Fig. 3 Observations and model predictions of the reef heat budget for Tallon reef during the study period.

(A) Time series of the water level variability (relative to mean sea level) measured at a site on the reef platform (red) and at a site offshore on the forereef slope (blue). The solid horizontal black line denotes offshore mean sea level (z = 0 m). (B) Terms that comprise the total net air-sea heat fluxes Qnet (Eq. 6, Materials and Methods), including the combined net short- and long-wave radiation (Embedded Image), the latent (Qlt) and sensible (Qsb) heat flux contributions. Refer to Materials and Methods for a description of each heat flux term. (C) Observed spatially averaged reef temperature Tr compared with the model predictions. (D) Hour of day when minimum low tide measured offshore occurred and when peak solar irradiance occurred each day. The horizontal red dashed line corresponds to the mean hour of peak solar irradiance during the study at approximately noon.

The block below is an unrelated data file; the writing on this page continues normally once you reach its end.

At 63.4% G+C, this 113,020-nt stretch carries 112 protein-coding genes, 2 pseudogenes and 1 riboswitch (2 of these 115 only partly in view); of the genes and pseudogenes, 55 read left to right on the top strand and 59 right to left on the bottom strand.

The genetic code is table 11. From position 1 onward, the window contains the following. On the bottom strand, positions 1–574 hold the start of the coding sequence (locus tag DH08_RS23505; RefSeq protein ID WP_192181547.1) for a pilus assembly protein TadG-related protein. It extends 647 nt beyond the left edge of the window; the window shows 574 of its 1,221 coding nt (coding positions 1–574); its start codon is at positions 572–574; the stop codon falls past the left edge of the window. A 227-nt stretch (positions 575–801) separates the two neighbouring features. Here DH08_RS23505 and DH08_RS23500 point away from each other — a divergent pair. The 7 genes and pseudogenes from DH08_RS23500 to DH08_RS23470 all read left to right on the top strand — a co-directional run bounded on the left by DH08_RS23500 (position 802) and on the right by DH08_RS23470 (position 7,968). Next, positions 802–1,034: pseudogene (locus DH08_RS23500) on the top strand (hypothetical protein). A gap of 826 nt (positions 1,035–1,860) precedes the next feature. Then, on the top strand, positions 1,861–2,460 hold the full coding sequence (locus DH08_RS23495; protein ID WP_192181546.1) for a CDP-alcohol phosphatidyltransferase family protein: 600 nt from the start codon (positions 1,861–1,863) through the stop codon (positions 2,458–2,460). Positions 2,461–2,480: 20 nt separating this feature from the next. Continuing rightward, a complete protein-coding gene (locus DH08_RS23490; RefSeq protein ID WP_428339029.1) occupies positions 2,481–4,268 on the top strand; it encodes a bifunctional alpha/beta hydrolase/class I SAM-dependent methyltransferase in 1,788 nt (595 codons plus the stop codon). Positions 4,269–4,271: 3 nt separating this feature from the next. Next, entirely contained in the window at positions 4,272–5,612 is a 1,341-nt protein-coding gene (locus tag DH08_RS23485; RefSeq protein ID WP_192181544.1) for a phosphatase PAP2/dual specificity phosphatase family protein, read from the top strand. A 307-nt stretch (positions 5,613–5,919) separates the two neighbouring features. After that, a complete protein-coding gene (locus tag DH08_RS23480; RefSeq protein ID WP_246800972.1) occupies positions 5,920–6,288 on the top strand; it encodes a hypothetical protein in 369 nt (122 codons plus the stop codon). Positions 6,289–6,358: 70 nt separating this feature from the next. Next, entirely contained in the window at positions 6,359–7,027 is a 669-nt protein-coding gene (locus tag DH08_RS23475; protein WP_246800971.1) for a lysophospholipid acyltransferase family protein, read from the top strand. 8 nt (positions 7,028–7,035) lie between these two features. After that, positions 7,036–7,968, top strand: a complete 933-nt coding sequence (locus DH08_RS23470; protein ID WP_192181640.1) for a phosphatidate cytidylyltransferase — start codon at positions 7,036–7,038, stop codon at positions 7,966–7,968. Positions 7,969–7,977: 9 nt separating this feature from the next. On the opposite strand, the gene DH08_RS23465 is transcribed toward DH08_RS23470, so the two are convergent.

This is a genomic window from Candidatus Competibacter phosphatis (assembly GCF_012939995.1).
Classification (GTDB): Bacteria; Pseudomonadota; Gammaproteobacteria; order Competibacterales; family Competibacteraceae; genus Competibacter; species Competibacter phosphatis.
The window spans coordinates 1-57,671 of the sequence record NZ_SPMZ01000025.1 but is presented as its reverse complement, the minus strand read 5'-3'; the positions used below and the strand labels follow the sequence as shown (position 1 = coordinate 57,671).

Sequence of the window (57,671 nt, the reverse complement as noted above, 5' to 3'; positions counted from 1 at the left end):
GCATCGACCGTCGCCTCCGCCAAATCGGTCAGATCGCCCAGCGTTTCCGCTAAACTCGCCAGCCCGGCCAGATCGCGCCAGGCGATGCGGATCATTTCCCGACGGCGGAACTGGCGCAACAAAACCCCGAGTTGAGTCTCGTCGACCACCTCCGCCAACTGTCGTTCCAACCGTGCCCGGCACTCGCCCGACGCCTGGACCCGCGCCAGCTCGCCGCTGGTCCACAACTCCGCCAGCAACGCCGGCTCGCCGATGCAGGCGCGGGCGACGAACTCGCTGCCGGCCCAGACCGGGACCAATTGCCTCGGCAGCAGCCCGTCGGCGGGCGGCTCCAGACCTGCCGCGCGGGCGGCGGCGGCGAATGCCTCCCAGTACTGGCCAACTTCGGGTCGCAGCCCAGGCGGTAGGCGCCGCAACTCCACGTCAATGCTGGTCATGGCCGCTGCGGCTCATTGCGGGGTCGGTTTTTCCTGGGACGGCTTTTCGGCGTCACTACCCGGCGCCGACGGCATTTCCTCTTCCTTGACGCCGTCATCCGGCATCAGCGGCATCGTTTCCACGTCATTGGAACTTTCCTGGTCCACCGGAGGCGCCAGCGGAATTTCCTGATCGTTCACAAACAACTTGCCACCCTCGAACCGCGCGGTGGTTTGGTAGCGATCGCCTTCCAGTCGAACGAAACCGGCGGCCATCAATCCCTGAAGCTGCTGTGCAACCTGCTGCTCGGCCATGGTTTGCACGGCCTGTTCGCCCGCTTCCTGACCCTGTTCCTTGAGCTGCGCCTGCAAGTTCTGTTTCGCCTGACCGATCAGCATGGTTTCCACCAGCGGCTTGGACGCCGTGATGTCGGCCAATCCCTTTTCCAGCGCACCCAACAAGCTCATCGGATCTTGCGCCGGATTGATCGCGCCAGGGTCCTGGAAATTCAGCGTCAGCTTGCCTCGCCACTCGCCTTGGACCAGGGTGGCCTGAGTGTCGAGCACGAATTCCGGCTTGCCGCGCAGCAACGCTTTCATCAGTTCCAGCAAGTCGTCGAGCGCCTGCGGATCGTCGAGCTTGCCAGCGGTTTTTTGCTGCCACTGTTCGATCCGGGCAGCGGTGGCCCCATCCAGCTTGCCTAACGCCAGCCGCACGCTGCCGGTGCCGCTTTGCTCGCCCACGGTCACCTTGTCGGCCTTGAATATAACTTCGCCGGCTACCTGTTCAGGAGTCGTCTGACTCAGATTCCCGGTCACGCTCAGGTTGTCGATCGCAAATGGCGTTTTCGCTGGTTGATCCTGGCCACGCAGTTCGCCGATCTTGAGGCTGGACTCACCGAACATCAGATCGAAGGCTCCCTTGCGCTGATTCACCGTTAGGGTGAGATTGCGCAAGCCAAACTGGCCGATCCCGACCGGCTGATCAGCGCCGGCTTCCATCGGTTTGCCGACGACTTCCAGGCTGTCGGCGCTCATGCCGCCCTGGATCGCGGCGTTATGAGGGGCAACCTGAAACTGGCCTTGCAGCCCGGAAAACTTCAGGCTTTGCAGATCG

Diurnal variations in net surface heat fluxes (Qnet) did not vary substantially over the course of the experiment, typically ranging from −200 W m−2 at night to +600 W m−2 during the day (Fig. 3B). This consistency was due to the cloud-free skies that persisted over most of the experiment, a condition that is typical during the “dry season” in the Kimberley (April through October) due to its tropical monsoon climate. Variations in Qnet were dominated by net heating from the combined short- and long-wave radiation (Qsw+lw) during the day and net cooling from latent heat fluxes (Qlt) during the night (Eq. 6, Materials and Methods).